In the meantime, the consensus is that hybrid technologies have reasonable pay-back in limited applications such as refuse collection, boom trucks, and transit buses. But for the typical work truck, the potential savings just don't justify the additional investment of time and money required to find and apply for the specific stimulus program that will pay for a more expensive vehicle.

One manager said he'd have to own a particular vehicle for at least 35 years to break even. Managers would like to try the new technologies, but except for the refuse, boom trucks, and buses, hybrids and alternative-fuel vehicles aren't cost-effective.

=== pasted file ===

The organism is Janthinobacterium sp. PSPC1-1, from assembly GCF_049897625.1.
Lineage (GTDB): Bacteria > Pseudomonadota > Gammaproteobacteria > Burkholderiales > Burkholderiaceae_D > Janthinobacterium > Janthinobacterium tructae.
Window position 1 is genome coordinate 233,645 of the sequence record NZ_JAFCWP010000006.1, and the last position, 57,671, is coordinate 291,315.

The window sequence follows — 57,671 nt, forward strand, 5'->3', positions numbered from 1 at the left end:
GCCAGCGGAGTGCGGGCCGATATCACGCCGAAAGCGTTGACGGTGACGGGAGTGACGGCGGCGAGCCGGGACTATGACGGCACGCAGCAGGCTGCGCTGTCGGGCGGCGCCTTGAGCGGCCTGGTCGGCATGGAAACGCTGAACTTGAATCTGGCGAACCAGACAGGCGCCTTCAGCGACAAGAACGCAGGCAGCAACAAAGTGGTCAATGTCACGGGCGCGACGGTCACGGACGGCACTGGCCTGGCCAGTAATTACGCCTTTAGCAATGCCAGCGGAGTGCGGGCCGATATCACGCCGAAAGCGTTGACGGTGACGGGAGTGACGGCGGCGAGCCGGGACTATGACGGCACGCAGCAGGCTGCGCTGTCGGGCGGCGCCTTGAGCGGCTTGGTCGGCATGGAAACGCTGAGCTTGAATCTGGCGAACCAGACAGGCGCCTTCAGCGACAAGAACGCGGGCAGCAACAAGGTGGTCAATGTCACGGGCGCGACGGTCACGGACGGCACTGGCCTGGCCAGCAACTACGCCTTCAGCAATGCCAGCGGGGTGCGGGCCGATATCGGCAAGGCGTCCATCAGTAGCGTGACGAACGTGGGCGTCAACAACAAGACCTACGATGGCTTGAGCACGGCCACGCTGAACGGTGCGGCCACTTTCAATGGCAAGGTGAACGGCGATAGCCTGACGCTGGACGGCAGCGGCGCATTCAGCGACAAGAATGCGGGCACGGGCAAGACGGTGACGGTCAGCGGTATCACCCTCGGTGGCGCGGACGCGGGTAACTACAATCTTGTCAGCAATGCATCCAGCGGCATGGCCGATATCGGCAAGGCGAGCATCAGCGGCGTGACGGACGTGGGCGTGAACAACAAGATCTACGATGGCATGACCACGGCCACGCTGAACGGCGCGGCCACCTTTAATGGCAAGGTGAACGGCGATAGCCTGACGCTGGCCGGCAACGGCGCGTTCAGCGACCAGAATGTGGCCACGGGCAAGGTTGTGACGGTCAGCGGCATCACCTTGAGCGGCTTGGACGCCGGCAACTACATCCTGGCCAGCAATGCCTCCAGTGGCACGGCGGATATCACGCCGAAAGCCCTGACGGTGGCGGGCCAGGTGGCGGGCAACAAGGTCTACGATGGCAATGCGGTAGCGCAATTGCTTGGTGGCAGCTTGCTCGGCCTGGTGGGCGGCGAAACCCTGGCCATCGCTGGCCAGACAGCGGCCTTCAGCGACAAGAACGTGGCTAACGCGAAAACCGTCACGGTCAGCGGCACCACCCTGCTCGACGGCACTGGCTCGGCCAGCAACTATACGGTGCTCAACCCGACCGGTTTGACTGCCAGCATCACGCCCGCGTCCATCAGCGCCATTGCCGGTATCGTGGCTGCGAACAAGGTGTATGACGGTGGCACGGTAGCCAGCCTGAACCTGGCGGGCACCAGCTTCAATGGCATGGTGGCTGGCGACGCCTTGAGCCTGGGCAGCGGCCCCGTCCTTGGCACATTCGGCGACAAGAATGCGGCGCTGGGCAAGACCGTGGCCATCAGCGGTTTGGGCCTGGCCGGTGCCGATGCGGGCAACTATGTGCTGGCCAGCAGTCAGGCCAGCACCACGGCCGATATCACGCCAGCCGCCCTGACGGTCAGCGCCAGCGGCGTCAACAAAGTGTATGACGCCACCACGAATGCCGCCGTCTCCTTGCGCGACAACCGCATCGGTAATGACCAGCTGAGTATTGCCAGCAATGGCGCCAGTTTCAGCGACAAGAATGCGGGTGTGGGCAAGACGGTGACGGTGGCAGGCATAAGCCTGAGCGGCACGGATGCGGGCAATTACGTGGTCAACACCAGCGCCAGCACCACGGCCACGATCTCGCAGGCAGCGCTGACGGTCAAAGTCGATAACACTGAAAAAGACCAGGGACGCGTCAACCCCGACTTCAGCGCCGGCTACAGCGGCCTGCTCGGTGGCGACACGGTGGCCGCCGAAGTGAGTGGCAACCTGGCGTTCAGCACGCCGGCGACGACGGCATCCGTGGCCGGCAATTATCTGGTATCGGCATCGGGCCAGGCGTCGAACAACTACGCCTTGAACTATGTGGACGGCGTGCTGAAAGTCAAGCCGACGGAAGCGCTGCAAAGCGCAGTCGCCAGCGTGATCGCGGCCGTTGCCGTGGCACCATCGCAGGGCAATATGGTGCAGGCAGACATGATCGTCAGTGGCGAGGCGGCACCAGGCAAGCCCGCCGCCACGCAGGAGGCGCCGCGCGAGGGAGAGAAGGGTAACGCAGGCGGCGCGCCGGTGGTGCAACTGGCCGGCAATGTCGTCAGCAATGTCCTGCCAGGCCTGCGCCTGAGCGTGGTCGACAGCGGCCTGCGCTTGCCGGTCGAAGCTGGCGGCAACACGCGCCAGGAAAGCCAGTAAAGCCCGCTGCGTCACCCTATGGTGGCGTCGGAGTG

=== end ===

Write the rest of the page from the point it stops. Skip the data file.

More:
So we seem to be in a perfect storm of conflicting requirements, limited budgets, new regulations, pending funding, and increasing demand for the services your operation provides. Your talents have rarely been as stressed — or as critical to investing taxpayer dollars wisely — as they are today.

— Paul Abelson (truckwriter@anet.com) is a former director of the Technology and Maintenance Council of the American Trucking Association, a board member of Truck Writers of North America, and active in the Society of Automotive Engineers.